Other traits, however, are much more complex than skin color. Physical differences which are determined not by one, but many different genetic variants, are unlikely to split neatly by population. Intelligence is probably one of the most complex traits humans possess. It is almost certainly affected by variants in many different genes, and many of those genes have other important functions in the body. That means this: two different human populations could have easily developed differences in skin color between them, but differences in intelligence would have been extremely hard to develop, by chance or by natural selection.

Racial conflict has long been a part of human societies. Along with that conflict has come frequent speculation (most famously, but not exclusively among whites with European ancestry) that one race is inferior to another. Some have been worried that modern genetics would substantiate that belief, but our best genetic evidence to date shows those worries unfounded. Genetics does play a large role in the diversity we find among human beings. That diversity, in spite of some dramatic but superficial exceptions like skin color, is shared in common among all races.

Why Race Is Pseudo-Science
By Gerhard Adam

However, the premise is quite simple. If you can’t actually define it in scientific terms, then it cannot be science. Therefore any claims that derive from it are not science. Similarly, we cannot claim that “race” is valid by simply engaging in arm-waving arguments based on the fact that there are genetic differences between various population groups. “Race” must be fully quantifiable as specific heritable trait(s) that serves to identify the group in question.

[ . . . . ]

If the concept of race is to be scientific, then it would need to specifically identify the genetic criteria that is to be used for that differentiation. Merely claiming some external trait isn’t going to do it.

Such simplistic thinking is insufficient to raise the idea of “race” beyond anything except another convenient [or inconvenient as the case may be] cultural grouping.

[ . . . . ]

So, if we really want to pursue the topic of “race” or designating subspecies of humans, then lets do so on a scientific basis, and not some arbitrary socio-cultural designation. If “race” is going to be based on genetics, then it should be intuitively obvious that people will have their “racial” classification changed based solely on their personal family history. As a result, the designation of any particular “race” could actually change from generation to generation. Therefore any claim at racial knowledge that is based on arbitrary external traits rather than the specific genetic traits, is, by definition, wrong 7.

Show me the genes.

http://www.ncbi.nlm.nih.gov/pubmed/15508004

http://www.ncbi.nlm.nih.gov/pubmed/15510170

http://www.ncbi.nlm.nih.gov/pmc/articles/PMC1446406/pdf/11076233.pdf

Heritability & Inheritance, Genetics & Epigenetics, Etc

There is so much misinformation and misunderstanding about genetics, inheritance and heritability; also the emerging field of epigenetics. Few discussions online about race, IQ, etc seem worthy of taking seriously. I admit that I don’t understand much about this field of science, but I at least acknowledge its complexity. Some others, however, wish to assert more certainty than the scientific evidence strictly allows.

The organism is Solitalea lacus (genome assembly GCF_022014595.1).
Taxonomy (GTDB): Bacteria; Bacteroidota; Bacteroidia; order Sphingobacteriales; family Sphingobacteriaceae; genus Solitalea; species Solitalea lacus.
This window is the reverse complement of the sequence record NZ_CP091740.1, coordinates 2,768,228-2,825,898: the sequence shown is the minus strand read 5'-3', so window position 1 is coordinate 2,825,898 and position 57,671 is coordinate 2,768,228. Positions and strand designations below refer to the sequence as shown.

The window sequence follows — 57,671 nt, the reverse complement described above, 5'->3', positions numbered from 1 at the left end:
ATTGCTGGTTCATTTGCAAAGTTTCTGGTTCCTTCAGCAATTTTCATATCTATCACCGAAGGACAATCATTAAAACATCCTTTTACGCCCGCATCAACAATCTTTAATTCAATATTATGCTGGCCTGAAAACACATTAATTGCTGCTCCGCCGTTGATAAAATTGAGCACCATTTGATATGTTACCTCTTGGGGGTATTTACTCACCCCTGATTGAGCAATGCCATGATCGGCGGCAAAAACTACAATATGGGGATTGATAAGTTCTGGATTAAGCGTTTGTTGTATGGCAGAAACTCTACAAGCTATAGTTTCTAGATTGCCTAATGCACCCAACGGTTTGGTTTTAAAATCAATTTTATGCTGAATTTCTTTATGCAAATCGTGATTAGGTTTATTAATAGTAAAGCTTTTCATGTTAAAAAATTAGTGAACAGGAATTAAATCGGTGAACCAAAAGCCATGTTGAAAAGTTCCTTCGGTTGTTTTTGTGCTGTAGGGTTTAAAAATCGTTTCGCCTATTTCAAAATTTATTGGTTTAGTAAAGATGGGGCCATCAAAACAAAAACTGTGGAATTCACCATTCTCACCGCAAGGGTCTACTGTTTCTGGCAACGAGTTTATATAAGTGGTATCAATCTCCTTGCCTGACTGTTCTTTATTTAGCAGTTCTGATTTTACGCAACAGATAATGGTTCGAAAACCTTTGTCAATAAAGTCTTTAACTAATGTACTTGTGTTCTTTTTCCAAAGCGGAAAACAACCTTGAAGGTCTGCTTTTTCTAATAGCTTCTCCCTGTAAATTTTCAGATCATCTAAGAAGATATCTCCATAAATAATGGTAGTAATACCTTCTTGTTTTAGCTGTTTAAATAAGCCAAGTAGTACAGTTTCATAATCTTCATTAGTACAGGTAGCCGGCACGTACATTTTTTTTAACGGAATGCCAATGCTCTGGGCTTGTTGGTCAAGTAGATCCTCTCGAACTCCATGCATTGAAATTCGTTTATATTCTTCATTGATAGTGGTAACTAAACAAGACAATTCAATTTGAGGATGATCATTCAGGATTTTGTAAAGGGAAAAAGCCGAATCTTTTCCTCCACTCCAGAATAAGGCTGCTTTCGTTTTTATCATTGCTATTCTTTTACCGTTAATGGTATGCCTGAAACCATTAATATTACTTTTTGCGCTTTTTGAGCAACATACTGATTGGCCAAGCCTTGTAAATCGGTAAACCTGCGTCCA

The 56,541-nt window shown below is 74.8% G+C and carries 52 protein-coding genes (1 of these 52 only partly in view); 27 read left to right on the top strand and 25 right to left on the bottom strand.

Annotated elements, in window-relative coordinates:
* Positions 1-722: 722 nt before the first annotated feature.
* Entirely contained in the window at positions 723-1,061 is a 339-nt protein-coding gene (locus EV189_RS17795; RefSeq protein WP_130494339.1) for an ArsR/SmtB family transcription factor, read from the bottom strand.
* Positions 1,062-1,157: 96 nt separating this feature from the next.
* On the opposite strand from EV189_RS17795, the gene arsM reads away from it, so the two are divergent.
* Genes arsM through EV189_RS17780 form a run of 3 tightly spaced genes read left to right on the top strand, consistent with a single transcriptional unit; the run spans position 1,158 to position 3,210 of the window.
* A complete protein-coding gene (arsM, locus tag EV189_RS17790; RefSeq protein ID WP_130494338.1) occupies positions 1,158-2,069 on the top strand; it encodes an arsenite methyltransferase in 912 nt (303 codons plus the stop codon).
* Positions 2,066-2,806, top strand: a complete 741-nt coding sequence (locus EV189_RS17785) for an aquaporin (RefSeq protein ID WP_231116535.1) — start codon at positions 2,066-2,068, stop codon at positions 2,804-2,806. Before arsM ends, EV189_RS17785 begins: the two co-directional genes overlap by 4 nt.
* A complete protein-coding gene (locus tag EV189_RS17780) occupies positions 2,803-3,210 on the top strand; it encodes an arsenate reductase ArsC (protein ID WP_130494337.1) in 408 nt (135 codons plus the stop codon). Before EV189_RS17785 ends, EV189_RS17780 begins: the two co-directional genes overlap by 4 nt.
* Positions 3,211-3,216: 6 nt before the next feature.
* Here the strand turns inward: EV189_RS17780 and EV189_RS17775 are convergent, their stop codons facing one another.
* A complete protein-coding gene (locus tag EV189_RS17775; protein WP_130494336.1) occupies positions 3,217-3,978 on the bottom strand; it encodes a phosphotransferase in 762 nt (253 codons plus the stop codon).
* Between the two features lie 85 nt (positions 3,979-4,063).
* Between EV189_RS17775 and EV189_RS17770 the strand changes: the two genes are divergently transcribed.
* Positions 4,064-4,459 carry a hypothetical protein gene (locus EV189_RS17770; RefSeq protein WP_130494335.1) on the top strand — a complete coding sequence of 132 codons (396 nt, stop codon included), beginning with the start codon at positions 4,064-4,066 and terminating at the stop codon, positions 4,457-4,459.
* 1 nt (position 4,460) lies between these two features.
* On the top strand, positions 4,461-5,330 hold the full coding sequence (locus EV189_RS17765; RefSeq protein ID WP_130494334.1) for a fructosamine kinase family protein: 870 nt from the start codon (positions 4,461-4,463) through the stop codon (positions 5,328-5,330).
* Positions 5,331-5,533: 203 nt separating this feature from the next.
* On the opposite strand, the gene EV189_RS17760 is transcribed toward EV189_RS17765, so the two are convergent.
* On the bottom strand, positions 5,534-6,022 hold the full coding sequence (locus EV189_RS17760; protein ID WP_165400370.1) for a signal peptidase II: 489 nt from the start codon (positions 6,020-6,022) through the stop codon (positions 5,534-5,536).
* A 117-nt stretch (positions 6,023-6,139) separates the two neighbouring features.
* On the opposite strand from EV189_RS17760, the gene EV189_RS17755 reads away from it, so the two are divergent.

I have little desire to try to summarize, much less analyze, all of the complexities, even if I did comprehend it well enough to do so. Besides, that is more than is possible in a single blog post. Instead, I’ll offer more than a few helpful resources. Below are some articles and, following that, some passages from books I’ve been reading. If you wish to actually understand these issues or at least not appear absolutely stupid in a discussion, reading these sources might be a good place to start in order to give yourself at least a basic grasp of the diverse research and the key distinctions to keep in mind.

I’ve been slowly working my way through a bunch of dense books (a few of them are found below). I’m trying my best to make sense of this difficult area of knowledge. My only purpose in spending my time in this fashion is to create a groundwork for discussion of the more social and cultural issues that I’m interested in. I want to be able to articulate what the data does and doesn’t show us, maybe even according to present limits of science what it can and can’t show us. I want to get past all the ideological biases and assumptions, on all sides, so as to get to the heart of the matter.

My hope is, in my own small way, to further discussion. To do so, I need to inform myself and in the process maybe others will be better informed as well. The following is some small part of the results of my ongoing studies. It is information to be considered.

* * * * *

Genetic vs. heritable trait
By Razib Khan
Discover Magazine

Rethinking The Genetic Theory Of Inheritance: Heritability May Not Be Limited To DNA
Science Daily

Missing Heritability — Or Whole-Organism Inheritance?
Stephen L. Talbott
The Nature Institute

Rethinking inheritance
Cell Press Discussions

We Still Don’t Know Why We Look Like Our Parents
Genetics? Sure, but it’s not that simple.
By Michael White
Pacific Standard Magazine

Schizophrenia is (arguably*) 80% heritable; it is not 80% genetic
Manchester Psychiatry Society Blog

No Genes for Intelligence
Institute of Science in Society

* * * * *

What’s the Use of Race?: Modern Governance and the Biology of Difference
By Ian Whitmarsh and David S. Jones
pp. 52-3